A Sketch of the Life of the Late...

CHAMPION Lieut.-Colonel John George ([1855])


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of the 95th Regiment. With Extracts from his Correspondence. Small 8vo. Steel-engraved vignette of Champion's tomb. Ink inscription of the Signet Library to the front pastedown, light browning, otherwise very good in the original chestnut embossed cloth, gilt, a little rubbed, spine lightly sunned and a little chipped at the head. [iv], 82pp. For Private Circulation Only, n.d.

Uncommon. After Sandhurst Champion was gazetted ensign in the 95th Regiment in 1831. In 1838 having attained the rank of Captain he embarked for foreign service, first on the Ionian Isles, then Ceylon and finally in 1847 to Hong Kong. By inclination a botanist, on his return to England in 1850 he brought with him a collection of specimens which were to serve as part of the materials for Flora Hongkongensis. On his departure for the Crimea he lodged his last set of plants at Kew.

In the Crimea he took part in the Battle of the Alma, Kinglake notes his initiative and resolve in the assault of the Great Redoubt. Informed by Capt. Sargent that they had no firm orders, "Although of a negative kind, this information was at the moment of great importance to Champion; and, the troops being all this while under a severe fire, he quickly came to his resolve. In answer to a remark from Sargent, he said to him at once: "Then lead on with your company!" Thereupon Sargent led forward his company, which was followed by the other three, all four of course under the orders of Champion." [The Invasion of the Crimea Vol. III, p.119] Kinglake further describes Champion as a "man of great gentleness and piety; and if he was not endowed with intellectual gifts, he was able to express the feelings of his heart with something of a poetic force." [ibid p.120]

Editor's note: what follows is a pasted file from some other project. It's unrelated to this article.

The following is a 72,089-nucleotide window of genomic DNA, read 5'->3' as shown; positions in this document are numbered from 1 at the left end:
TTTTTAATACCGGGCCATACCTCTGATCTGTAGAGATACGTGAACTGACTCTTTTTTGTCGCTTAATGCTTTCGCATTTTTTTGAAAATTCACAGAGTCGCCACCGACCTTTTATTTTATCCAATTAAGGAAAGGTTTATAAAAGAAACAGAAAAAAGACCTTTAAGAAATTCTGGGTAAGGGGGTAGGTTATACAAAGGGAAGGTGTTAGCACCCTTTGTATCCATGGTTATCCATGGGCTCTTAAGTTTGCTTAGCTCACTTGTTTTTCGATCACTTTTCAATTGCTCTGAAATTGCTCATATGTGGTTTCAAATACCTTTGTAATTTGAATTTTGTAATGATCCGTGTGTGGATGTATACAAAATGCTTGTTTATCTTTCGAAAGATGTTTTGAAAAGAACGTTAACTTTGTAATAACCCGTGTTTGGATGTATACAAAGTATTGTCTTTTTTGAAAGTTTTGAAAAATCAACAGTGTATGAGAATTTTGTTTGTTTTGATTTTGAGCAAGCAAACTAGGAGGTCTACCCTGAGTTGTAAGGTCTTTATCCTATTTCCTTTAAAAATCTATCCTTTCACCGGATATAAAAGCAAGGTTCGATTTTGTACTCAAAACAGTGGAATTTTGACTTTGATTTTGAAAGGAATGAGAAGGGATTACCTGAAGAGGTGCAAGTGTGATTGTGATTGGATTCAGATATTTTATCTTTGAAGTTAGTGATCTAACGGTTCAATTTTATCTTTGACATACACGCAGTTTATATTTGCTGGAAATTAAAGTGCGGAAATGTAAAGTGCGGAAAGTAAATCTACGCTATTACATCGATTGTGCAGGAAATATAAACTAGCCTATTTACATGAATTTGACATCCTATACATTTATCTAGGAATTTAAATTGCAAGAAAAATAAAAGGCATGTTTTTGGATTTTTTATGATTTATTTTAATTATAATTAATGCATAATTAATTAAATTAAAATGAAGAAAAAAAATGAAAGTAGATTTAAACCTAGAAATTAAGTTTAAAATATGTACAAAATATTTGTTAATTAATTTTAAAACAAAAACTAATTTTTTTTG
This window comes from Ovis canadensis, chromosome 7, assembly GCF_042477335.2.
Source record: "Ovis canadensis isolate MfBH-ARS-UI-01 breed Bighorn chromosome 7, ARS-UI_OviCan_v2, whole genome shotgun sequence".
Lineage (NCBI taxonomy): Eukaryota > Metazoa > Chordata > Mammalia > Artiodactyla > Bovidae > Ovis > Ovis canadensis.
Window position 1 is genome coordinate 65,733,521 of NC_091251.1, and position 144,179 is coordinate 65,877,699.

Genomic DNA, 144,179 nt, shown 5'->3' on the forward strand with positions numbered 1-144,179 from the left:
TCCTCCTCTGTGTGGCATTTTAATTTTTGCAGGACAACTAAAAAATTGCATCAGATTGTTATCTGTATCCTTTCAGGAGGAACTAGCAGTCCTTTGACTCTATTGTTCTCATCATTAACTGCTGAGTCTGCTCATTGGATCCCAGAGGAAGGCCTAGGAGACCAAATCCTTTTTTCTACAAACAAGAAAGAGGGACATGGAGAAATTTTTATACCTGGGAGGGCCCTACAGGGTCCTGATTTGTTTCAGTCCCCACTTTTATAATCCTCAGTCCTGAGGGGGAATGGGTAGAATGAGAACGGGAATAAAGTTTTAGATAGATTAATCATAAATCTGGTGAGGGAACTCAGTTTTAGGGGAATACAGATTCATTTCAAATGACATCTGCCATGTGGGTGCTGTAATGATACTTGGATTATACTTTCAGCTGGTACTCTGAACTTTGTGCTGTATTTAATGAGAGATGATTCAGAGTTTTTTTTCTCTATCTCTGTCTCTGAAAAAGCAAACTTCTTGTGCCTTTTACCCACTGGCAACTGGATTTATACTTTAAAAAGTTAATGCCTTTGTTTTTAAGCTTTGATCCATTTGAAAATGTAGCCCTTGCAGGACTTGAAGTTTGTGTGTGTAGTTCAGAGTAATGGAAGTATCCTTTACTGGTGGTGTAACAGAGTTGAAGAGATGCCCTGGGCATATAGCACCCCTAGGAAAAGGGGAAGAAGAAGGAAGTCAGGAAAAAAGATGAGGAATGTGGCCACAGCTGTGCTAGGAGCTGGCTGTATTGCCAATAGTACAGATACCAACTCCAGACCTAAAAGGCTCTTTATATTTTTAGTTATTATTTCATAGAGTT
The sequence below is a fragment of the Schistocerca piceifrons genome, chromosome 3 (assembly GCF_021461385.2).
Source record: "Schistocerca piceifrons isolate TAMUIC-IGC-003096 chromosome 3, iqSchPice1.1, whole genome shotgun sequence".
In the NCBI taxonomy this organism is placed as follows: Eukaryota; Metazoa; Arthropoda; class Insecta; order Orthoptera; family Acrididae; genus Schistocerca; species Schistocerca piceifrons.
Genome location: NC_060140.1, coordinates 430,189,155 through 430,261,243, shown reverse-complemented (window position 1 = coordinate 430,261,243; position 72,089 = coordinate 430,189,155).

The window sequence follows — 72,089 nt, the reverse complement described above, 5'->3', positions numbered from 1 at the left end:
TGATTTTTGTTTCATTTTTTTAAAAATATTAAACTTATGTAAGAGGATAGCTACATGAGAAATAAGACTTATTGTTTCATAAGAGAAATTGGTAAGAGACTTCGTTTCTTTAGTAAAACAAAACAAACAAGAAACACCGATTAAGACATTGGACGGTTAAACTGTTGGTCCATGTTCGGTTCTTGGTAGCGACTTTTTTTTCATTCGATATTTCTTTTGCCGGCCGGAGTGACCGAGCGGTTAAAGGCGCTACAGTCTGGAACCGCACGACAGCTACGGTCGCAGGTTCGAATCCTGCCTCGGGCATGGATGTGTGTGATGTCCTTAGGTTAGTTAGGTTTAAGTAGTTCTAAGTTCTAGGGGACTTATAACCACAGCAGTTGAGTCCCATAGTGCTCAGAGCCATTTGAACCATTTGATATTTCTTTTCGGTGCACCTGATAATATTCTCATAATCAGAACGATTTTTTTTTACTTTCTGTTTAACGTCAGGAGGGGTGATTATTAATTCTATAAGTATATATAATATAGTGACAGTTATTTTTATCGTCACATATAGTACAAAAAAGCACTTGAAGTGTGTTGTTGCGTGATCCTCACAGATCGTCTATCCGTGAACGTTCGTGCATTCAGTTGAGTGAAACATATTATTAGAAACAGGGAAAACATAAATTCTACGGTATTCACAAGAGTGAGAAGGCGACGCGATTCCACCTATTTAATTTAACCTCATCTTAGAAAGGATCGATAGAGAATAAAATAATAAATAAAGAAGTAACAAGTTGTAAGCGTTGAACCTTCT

At Inkerman Champion was involved in the outburst of troops from the Sandbag Battery [see Kinglake Vol. VI, pp.246-7], Kinglake remarking that he was "ever vehement in fight as in prayer". It was during the pursuit of the fleeing Russians down the "steeps" that Champion received his mortal wound, "... whilst restraining the too eager pursuit of some of the soldiery that the brave, pious Champion fell. To make his way through the copse-wood at a part where no horse could well penetrate, he had just quitted his saddle, when a musket-ball gave him his mortal wound." [ibid. pp.248-9]. He was gazetted Lieut. colonel and C.B. for his conduct at the battle, but died in Scutari on the 30th November 1854. His name is probably better remembered for his natural history pursuits, "His name is commemorated in the genus Championia, and among other plants by the splendid Rhodoleia Championi. Champion was also an entomologist, and a red longhorn beetle, Erythrus Championi, was named after him" [DNB]

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